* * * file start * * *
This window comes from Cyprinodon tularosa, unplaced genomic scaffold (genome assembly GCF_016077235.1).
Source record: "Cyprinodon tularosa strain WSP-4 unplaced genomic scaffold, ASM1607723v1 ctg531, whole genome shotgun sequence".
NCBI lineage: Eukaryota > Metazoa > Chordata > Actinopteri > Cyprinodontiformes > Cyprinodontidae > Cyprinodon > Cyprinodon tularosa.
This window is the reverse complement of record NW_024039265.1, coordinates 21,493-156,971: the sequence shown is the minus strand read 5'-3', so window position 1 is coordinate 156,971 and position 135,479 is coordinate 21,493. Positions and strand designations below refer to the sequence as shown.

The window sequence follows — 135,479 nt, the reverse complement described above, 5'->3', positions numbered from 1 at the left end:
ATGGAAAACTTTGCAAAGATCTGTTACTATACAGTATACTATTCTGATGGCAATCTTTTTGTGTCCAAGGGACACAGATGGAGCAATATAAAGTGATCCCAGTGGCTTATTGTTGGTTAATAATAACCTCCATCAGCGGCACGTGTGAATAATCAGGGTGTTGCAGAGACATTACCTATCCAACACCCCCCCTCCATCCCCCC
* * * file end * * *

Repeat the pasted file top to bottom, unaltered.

This window comes from Cyprinodon tularosa, unplaced genomic scaffold (genome assembly GCF_016077235.1).
Source record: "Cyprinodon tularosa strain WSP-4 unplaced genomic scaffold, ASM1607723v1 ctg531, whole genome shotgun sequence".
NCBI lineage: Eukaryota > Metazoa > Chordata > Actinopteri > Cyprinodontiformes > Cyprinodontidae > Cyprinodon > Cyprinodon tularosa.
This window is the reverse complement of record NW_024039265.1, coordinates 21,493-156,971: the sequence shown is the minus strand read 5'-3', so window position 1 is coordinate 156,971 and position 135,479 is coordinate 21,493. Positions and strand designations below refer to the sequence as shown.

The window sequence follows — 135,479 nt, the reverse complement described above, 5'->3', positions numbered from 1 at the left end:
ATGGAAAACTTTGCAAAGATCTGTTACTATACAGTATACTATTCTGATGGCAATCTTTTTGTGTCCAAGGGACACAGATGGAGCAATATAAAGTGATCCCAGTGGCTTATTGTTGGTTAATAATAACCTCCATCAGCGGCACGTGTGAATAATCAGGGTGTTGCAGAGACATTACCTATCCAACACCCCCCCTCCATCCCCCC